John Mather

Organist and choirmaster John Mather had the opportunity to revive choral music in Edinburgh, and to put Daniel Sandford's chapel in the forefront of Anglican choral music. He had the energy and talent to do so, and the people of Edinburgh were enthusiastic in their commitment both financially and as amateur chorus singers. That he did not, was entirely due to his own chronic financial mismanagement and disastrous relationships. His legacy was not musical revival, but, a horrifying example of domestic violence, and a historical might-have-been of special poignancy to this particular historian.

31 March 1781- 21 January 1850
William Mather, died 21 Jan 1808, organist of St Paul's Sheffield from 1788, and of St James Sheffield from 1799 with John assisting.
17 Castle Street, moving in 1816 to 2 Queensferry Street
Political views
It was probably essential for Mather's musical success to be seen to be a loyal supporter of the Tory government. He provided music at Pitt Club dinners in 1814 and 1818. (2)
Religious views
John Mather was trained in the Anglican tradition and the Scottish Episcopal Church was the only denomination which had organs and the financial resources to pay a professional organist. John Mather's career, however, provides interesting evidence of denominations working together more than competing to improve church music. The Edinburgh Institution for the Improvement of Sacred Music was an ecumenical project, with both Episcopalians and Presbyterians amongst the Directors. It gave early musical training to hundreds of children, and started some distinguished careers including that of John Wilson the opera singer (2, 1 Jan 1816, 30 Jul 1849). After the death of Natale Corri, organist at the Roman Catholic Chapel, John Mather played at the benefit concert for his family, and soon after acted as conductor in a concert organised by Corri's successor, MacPherson (3, 12 Feb 1823, 24 Apr 1824).
1799 Assistant organist at St Paul's, Sheffield; 1800 organist of Sheffield Parish Church (it closed for refurbishment in 1804); 1804 school music teacher in Doncaster; 1806 with his brother began the Yorkshire Amateur Concerts; 1810 freelance music teacher, conductor and pianist in Edinburgh; 1814 organist of Charlotte Chapel (4); 1815 probably one of the chief administrators of the Edinburgh Musical Festival; 1816 Director of the Edinburgh Institution for the Improvement of Sacred Music; 1818 organist and choirmaster of St John's Princes Street. His personal problems began to interfere with his work: the Institution collapsed in 1819, and in 1820 he was dismissed from St John's, the vestry reporting, 'Mr Mather's talents as an organist are of the first rank, and his ability to instruct the singers is unquestionable, but in inclination to do what is required for providing a creditable choir he has shown a total deficiency' (5) He was reinstated two years later, but dismissed finally in 1828 when the situation recurred: with his salary being requisitioned for debt repayments he lost the incentive to do the work. 1828 Music teacher in Sheffield. 1835 returned to Edinburgh as freelance accompanist and conductor, founded the Apollo Glee Club, directed the Edinburgh Festival Society (a chorus of about 70), and conducted the Reid Memorial Concerts. He continued to be considered one of the finest accompanists and choral directors in Edinburgh: one reviewer wrote,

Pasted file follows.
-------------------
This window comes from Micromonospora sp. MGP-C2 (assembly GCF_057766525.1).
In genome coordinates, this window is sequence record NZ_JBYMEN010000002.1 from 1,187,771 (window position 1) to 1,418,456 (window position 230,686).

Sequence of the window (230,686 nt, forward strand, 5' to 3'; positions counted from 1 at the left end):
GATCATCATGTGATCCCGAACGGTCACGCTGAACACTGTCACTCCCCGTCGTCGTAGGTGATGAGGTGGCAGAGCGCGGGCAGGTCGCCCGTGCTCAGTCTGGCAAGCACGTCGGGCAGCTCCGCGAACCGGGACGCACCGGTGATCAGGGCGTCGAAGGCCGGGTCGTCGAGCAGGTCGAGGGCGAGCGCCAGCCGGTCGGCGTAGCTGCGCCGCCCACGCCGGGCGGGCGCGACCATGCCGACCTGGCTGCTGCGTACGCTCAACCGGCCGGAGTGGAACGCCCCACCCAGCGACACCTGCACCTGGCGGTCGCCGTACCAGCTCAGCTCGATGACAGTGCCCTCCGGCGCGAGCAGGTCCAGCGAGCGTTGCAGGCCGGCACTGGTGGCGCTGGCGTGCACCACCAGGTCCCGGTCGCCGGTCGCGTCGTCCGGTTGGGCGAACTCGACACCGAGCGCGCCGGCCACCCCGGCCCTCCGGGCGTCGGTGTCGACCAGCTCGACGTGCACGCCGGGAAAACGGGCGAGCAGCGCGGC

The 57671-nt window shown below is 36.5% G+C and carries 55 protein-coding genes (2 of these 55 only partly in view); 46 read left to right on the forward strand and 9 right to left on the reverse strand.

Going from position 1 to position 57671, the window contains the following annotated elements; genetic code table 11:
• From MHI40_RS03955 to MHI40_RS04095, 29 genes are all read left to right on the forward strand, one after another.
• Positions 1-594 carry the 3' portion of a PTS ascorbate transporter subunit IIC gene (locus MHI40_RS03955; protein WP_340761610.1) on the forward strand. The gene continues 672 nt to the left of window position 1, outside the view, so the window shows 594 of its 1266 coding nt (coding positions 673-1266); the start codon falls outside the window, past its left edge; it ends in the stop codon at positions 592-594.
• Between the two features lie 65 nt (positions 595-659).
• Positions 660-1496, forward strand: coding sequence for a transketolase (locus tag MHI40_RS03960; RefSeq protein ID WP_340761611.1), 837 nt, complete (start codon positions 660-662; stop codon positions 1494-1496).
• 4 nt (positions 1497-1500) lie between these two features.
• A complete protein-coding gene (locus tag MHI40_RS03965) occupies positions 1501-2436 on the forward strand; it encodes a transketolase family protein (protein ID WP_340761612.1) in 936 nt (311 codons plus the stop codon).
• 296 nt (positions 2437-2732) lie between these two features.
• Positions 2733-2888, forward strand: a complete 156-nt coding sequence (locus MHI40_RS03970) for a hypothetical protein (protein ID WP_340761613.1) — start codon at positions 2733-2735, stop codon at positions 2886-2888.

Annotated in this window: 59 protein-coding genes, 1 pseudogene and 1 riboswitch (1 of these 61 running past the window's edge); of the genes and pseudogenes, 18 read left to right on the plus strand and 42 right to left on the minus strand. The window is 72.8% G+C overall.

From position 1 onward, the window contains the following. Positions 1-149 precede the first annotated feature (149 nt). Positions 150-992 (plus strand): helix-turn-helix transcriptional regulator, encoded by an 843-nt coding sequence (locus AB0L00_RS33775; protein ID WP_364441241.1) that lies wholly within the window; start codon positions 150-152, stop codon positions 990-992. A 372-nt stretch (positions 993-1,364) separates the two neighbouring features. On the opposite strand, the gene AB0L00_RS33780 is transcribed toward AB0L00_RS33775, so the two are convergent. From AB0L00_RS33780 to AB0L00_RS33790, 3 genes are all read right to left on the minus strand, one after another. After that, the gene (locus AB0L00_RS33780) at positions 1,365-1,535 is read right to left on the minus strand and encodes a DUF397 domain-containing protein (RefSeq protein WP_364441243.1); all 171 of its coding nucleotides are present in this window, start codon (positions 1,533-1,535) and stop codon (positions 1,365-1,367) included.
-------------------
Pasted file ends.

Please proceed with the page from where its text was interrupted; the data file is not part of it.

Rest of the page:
we could not help admiring the delicacy, taste and skill evinced by Mr Mather, in his piano forte accompaniments, which we have before had occasion to notice; and we could not help comparing his performances in this respect with those of some whom we have seen so anxious to show off their own talents that they kept up a constant rumbling of the instrument, which completely swampted the endeavours of the vocalists.' (2, 2 Apr 1836)
However, his career was permanently blighted by his near-bankruptcy in 1818, and towards the end of his long life his performances were characterised by small audiences and tired repertoire. The opportunity to make Edinburgh an exciting centre of choral revival had been lost.
Wealth at death
Mather's financial management was disastrous throughout his life. He was already in debt when he arrived in Edinburgh in 1810. In the following years he ran a series of financially disastrous grand concerts. By 1818 he owed over £600 to a long list of tradesmen in Edinburgh and Yorkshire, and when he gained the two high profile salaried positions of the Edinburgh Institution and St John's they came down hard. He escaped prison by making over a large proportion of his salary, which proved professionally disastrous. At his death, he lived at the very modest address of High Terrace, which ran above the steeply descending Leith Street.
Chapel connection
Organist from 1815.
Married on
25 December 1804
Maria Frost
John Mather's line manager at St John's was John Cay, chair of the choir committee, who had probably worked with him in organising the Edinburgh Musical Festival of 1815. One of the Commissaries who gave judgement against him in favour of his wife in 1818 was Thomas Tod.


  1. Edinburgh Post Office Directory 1818
  2. Caledonian Mercury
  3. The Scotsman
  4. Illustrated London News Jan-Jun 1850 p.83
  5. Minutes of St John's Vestry, National Archives of Scotland CH12/3/3
  6. Process of Separation and Aliment, National Archives of Scotland CH8/6/1703

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